Education, From The Capitol To The Classroom

How Districts Are Preparing For State-Mandated Teacher Evaluations

Kyle Stokes/StateImpact Indiana

Jodie Mojzik, a math teacher at Washington High School in Indianapolis, leads a lesson.

A new state law that requires annual evaluations for Indiana teachers doesn’t take effect until the 2012-13 school year, but school corporations are already preparing staff for the changes to come. Teachers in six districts began receiving feedback this year as part of a pilot program designed to offer insight to the rest of the state.

Other school corporations are also ahead of the curve, trying to make the transition to state-mandated evaluations now so they’re not scrambling when August rolls around. For instance, in Starke County, the Knox Community School Corporation is offering teachers additional professional development materials.

Supporters of the new law say regular, consistent feedback will aid in professional development and make teachers more effective educators. But school corporations looking ahead say they have questions about how to conduct annual assessments and what the results will mean for teachers.

Is Lori White A Good Teacher?

Elle Moxley / StateImpact Indiana

Students in Lori White's third grade class at Knox Elementary used problem-solving skills to design environments that answered the question, 'Would you rather live underground, underwater or in the sky?' During the activity, White encouraged her students to seek input from their peers and asked questions to check their understanding.

Lori White has spent her entire career in Knox — four years working with emotionally disturbed students, eight teaching the third grade. During a recent problem solving exercise, she walked from table to table, asking questions to check her students’ understanding.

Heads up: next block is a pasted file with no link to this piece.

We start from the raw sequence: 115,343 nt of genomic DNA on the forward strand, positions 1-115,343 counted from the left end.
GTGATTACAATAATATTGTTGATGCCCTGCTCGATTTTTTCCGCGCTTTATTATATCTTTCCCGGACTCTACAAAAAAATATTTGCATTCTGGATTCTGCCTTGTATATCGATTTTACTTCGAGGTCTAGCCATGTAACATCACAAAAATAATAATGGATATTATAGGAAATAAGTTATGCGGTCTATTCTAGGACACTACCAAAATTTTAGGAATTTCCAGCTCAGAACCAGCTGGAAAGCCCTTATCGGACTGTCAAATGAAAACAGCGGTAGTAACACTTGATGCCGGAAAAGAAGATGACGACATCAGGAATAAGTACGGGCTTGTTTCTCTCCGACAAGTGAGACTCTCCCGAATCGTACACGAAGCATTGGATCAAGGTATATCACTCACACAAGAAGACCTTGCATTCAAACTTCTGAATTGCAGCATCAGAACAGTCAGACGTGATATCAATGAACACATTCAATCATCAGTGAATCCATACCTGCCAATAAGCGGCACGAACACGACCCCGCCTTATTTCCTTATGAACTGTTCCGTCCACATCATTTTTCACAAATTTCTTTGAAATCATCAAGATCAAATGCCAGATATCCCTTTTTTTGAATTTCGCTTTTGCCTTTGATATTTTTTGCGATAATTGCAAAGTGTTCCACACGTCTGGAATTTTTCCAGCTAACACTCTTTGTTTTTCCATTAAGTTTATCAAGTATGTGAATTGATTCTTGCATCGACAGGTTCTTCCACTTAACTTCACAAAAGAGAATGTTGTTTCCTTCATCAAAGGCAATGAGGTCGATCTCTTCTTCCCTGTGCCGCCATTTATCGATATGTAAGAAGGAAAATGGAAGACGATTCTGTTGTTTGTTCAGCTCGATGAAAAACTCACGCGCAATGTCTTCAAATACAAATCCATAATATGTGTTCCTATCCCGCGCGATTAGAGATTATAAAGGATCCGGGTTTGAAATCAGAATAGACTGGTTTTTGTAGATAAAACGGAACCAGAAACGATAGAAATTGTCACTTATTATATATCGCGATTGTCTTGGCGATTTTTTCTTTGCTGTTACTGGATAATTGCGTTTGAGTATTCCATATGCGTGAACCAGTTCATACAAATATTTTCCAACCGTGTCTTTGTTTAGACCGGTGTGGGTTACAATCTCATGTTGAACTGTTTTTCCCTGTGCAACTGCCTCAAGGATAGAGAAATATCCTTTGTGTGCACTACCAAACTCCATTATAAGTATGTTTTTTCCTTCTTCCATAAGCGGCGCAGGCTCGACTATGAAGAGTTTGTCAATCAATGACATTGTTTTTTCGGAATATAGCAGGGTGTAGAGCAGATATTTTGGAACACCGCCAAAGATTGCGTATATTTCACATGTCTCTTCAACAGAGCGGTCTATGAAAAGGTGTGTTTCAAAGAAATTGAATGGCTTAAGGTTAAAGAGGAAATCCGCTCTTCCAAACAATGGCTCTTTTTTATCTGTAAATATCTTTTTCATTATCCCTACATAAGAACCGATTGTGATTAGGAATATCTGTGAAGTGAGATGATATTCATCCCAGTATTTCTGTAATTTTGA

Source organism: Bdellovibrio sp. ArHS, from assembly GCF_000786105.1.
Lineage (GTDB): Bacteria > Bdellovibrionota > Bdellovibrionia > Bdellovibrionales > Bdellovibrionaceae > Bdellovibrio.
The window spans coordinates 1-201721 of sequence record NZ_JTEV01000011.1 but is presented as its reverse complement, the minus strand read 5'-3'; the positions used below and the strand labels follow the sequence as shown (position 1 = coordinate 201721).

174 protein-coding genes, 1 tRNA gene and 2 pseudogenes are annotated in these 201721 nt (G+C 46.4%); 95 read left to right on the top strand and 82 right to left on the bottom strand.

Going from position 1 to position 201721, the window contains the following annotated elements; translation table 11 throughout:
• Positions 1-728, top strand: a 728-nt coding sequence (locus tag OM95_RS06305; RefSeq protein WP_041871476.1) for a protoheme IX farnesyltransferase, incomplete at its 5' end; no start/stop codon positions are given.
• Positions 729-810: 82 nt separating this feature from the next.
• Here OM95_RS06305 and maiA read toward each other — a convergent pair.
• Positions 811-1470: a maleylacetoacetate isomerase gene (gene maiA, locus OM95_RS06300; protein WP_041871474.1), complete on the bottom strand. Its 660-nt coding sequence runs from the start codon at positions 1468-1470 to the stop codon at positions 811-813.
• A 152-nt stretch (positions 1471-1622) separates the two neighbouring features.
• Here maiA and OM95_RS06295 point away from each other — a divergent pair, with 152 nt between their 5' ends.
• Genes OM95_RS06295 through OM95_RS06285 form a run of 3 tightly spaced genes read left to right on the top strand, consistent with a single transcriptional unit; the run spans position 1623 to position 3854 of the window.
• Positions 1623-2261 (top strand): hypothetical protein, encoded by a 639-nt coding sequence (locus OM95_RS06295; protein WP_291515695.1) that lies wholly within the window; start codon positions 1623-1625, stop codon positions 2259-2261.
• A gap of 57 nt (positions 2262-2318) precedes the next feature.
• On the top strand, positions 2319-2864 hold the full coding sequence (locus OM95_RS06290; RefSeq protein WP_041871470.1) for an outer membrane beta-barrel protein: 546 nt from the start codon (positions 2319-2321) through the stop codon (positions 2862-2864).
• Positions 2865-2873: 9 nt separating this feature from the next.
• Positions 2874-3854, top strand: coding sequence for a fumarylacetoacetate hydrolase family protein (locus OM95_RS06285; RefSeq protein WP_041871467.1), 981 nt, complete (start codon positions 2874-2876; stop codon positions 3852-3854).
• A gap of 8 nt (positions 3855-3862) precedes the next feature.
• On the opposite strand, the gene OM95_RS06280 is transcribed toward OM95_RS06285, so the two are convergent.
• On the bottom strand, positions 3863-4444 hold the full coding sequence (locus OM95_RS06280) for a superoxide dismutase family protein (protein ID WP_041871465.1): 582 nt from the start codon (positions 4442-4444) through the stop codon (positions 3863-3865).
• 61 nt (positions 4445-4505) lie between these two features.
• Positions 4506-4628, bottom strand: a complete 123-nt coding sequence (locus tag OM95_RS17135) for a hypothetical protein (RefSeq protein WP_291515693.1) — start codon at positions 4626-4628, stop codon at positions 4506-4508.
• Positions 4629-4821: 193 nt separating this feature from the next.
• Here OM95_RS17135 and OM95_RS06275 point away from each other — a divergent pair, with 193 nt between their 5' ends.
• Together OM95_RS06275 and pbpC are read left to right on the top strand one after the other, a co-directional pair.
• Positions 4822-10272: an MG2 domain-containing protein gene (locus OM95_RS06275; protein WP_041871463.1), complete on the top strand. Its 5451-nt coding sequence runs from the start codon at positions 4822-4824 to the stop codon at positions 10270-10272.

White tries to give back — not just to her students, but to others. For instance, White and her fellow third grade teachers are donating their Scholastic Book Club points so every second grader in the district can take home a new book this summer.

But starting this fall, here’s what the state wants White’s bosses to quantify: Is she a good teacher?

Like most Indiana educators, teachers in Knox are worried. White says her colleagues fear efforts like their summer reading program won’t translate to paper when the district begins evaluations in the fall.

“They’re a little afraid,” White said. “‘What if I don’t show good enough evidence when they come into my classroom? Am I going to lose my job? Am I not going to get a raise?’”

Evaluations Add ‘Objective Evidence’

Across the country, states are adopting new rules for evaluating educators. That’s a step in the right direction, according to the National Council on Teacher Quality.

“We’ve had systems for a long time that have included no objective evidence whatsoever,” says NCTQ Vice President Sandi Jacobs. “It’s been entirely subjective based on the principal or whoever the evaluator is, usually doing some sort of classroom observation.”

Too often, Jacobs says, the result was nearly every teacher in a district would be given the same satisfactory rating — and that means educators didn’t receive any real feedback on how to do their jobs more effectively. She says it’s encouraging to see more states move toward systems that hold teachers accountable for student learning.

Superintendent of Public Instruction Tony Bennett says what makes Indiana different from other states who have implemented mandatory teacher evaluation laws is that the Department of Education hasn’t specified an assessment tool for districts to use. That keeps local control within individual school corporations, Bennett says.

“They’re a little afraid. ‘What if I don’t show good enough evidence when they come into my classroom? Am I going to lose my job? Am I not going to get a raise?’”
—Lori White, third grade teacher

Districts can adopt whatever model they want for completing evaluations, but they must meet the criteria outlined last spring by the Indiana General Assembly. Three Indiana school districts are currently piloting an evaluation system developed by the Department of Education — known as “RISE” — while three others are trying out their own methods. Bennett says feedback so far has been positive.

“The discussion around quality instruction has changed, and we have a much different culture about the discussion about how we better teach our children,” Bennett says. “We’re having a discussion we’ve never had before in this state.”

Bennett says anyone who disagrees with the new law needs to look at evaluations as a way to provide feedback to good teachers, not a method for weeding out bad ones.